sarah_polk_0003 by Brian Clarey

This one’s a love story.

Salem College had already been around for 45 years when young Sarah Childress came in as a freshman. It was 1817, and not too many women got to go to college back then; Salem College was one of the only institutes of higher education for them.

But it was back home in Murfreesboro, Tenn. that she met the love of her life, James K. Polk, who would eventually preside over one of the most troubling presidencies in US history.

On the advice of Andrew Jackson, Polk took Sarah as his wife and brought her to Washington DC, where after turns as a representative from Tennessee and speaker of the House, with a few years back in his home state to serve as governor, he was elected president in 1844.

Sarah, 41 at the time, was something of a dour first lady. She allowed no alcohol, gambling or dancing in the White House, and did not dance at her husband’s inaugural ball. They called her “Sahara Sarah.”

While her husband still served in the House and his old friend Jackson was president, she became embroiled in what became known as the “Petticoat Affair.” It was a domestic White House scandal involving Sen. John Eaton of Tennessee and his wife, the former Peggy O’Neil, who worked in her family’s boarding house before marrying the senator. Both were widowed at the time, but the Washington social set thought that O’Neil had not waited the right amount of time before remarrying. The women divided into factions, with Second Lady Floride Calhoun leading a group that gave O’Neil the Mean Girls treatment. Sarah was one of the few Washington wives who would associate with O’Neil.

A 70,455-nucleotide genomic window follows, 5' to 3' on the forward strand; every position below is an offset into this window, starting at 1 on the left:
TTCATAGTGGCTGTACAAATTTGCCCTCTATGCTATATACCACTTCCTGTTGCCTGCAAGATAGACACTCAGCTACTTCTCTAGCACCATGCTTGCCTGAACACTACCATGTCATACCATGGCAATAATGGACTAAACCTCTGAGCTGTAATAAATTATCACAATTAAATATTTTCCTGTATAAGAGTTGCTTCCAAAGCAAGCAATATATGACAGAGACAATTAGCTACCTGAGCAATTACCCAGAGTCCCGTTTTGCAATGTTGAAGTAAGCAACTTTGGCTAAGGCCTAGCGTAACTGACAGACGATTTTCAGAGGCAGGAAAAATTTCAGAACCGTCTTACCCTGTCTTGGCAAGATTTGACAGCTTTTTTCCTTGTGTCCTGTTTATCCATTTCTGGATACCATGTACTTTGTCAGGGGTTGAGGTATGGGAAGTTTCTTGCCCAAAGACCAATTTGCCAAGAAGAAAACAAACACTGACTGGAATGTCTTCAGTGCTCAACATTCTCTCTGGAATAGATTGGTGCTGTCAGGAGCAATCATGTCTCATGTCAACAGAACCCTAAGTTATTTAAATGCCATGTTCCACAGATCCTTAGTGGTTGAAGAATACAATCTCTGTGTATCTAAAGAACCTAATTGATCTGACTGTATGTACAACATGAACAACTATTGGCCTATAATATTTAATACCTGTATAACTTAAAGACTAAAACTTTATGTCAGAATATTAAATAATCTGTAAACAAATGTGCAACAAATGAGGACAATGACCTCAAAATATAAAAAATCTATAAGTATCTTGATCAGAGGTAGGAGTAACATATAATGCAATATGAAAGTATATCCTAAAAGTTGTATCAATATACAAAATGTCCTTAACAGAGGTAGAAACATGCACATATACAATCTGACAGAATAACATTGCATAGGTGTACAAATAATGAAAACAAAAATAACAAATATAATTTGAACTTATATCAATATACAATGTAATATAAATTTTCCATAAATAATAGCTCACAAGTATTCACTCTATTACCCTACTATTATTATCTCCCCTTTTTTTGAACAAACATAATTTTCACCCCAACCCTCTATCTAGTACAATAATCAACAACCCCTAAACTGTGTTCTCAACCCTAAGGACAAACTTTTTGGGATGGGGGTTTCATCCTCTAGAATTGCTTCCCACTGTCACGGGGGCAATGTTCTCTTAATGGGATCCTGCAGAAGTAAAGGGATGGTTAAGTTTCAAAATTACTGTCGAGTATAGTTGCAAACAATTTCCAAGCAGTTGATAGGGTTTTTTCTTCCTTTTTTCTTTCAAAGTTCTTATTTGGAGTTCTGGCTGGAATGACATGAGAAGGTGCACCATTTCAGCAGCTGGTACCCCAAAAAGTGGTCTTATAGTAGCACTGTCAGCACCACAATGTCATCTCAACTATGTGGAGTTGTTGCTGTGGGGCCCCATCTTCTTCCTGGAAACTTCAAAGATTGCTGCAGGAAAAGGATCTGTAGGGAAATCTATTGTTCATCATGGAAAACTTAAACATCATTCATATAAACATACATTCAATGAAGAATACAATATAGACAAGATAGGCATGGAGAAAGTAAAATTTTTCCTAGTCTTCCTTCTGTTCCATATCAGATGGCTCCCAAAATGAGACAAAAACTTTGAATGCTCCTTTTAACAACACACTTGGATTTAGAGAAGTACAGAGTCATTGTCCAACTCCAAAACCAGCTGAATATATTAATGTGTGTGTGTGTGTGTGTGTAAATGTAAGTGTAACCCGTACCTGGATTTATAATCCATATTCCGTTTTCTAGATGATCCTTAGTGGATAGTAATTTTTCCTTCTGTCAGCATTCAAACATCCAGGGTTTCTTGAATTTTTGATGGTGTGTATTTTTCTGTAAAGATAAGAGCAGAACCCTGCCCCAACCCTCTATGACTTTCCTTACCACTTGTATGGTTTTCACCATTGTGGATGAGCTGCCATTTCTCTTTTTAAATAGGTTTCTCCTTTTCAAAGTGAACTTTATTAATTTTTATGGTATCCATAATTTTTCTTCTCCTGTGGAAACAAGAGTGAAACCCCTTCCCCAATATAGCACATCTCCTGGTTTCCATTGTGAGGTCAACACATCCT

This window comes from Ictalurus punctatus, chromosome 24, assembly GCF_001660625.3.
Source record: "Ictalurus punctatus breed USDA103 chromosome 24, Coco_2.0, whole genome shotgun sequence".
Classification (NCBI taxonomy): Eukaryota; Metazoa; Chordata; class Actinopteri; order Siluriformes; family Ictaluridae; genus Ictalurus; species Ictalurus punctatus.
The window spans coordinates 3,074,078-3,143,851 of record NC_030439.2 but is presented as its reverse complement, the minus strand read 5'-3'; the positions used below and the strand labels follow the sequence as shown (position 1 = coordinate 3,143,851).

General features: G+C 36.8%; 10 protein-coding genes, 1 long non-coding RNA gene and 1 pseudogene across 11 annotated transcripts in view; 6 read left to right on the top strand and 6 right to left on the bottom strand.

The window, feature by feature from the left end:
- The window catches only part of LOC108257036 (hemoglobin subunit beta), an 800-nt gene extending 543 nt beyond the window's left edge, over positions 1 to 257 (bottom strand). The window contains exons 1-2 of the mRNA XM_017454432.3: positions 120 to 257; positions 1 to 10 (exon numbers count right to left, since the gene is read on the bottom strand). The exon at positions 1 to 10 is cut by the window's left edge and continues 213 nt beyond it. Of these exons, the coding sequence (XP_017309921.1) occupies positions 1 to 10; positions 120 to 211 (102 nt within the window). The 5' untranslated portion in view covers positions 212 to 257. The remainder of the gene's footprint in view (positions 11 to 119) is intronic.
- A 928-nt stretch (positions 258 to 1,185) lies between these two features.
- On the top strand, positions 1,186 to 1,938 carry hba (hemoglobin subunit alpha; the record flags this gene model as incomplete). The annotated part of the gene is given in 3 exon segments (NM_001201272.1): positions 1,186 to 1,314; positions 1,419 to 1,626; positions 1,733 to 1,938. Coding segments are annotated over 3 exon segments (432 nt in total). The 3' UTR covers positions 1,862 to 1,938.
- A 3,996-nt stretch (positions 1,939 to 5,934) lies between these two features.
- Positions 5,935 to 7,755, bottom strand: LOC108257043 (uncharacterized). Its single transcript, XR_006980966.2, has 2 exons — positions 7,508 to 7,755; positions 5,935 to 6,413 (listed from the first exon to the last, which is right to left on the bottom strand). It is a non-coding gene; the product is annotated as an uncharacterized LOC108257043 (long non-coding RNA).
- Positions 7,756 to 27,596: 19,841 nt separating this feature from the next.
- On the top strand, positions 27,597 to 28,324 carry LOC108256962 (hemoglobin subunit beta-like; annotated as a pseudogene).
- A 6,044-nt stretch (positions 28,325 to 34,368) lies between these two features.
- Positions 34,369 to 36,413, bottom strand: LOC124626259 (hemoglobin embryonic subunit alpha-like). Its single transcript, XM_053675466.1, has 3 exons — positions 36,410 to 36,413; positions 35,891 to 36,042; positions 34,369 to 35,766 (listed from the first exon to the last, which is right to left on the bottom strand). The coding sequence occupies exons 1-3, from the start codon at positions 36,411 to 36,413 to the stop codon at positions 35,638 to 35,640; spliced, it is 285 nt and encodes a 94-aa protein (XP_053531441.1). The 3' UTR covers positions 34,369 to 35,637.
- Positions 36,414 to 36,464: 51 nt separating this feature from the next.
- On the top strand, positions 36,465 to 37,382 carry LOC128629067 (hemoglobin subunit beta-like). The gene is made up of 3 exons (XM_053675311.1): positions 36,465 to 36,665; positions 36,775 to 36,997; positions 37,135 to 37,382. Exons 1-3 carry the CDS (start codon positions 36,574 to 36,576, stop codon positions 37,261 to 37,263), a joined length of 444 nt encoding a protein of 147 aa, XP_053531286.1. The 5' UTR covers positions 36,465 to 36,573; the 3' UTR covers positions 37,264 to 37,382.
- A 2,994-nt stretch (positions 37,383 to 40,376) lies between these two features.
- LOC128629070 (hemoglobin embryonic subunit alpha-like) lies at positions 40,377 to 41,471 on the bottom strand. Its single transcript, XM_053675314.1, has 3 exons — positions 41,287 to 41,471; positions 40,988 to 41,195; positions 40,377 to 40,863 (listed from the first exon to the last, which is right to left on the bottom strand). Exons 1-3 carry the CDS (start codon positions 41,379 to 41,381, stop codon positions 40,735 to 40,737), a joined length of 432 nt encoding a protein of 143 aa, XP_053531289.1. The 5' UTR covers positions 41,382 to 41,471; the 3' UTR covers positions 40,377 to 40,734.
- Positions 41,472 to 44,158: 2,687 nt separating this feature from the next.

It’s crazy — Jackson lost his entire cabinet over this.

Polk served one term as president, and died just three months after returning to Tennessee with his wife, still the shortest retirement of any US president.

Sarah, widowed at 41, wore black every day for the rest of her life and rarely left her home in Nashville, Polk Place, where she died in 1891.


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